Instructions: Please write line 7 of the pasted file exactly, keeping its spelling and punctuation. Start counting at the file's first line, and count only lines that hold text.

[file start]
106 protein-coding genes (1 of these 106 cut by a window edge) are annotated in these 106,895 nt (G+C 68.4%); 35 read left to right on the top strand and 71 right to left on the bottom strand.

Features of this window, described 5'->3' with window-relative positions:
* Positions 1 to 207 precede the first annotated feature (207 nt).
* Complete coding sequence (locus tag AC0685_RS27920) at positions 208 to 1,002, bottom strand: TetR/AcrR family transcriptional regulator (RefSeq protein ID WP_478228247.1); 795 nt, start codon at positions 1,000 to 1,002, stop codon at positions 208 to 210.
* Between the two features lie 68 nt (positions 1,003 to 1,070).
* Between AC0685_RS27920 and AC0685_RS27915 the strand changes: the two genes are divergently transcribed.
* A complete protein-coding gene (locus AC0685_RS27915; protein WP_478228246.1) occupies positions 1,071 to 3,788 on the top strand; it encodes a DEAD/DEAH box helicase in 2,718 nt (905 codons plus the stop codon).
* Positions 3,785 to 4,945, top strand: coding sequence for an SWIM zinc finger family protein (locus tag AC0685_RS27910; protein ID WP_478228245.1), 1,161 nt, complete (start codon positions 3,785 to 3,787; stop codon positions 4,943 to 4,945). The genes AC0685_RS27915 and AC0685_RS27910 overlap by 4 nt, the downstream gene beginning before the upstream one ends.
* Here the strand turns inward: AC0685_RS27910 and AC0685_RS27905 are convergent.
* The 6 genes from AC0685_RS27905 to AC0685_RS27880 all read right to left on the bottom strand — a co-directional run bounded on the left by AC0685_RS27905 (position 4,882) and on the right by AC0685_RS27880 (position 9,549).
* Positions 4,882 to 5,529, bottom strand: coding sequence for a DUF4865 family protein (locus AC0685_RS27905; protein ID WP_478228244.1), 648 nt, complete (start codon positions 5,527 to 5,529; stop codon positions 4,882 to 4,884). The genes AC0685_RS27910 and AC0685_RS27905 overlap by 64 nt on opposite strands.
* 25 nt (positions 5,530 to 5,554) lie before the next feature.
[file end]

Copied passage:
* A complete protein-coding gene (locus AC0685_RS27915; protein WP_478228246.1) occupies positions 1,071 to 3,788 on the top strand; it encodes a DEAD/DEAH box helicase in 2,718 nt (905 codons plus the stop codon).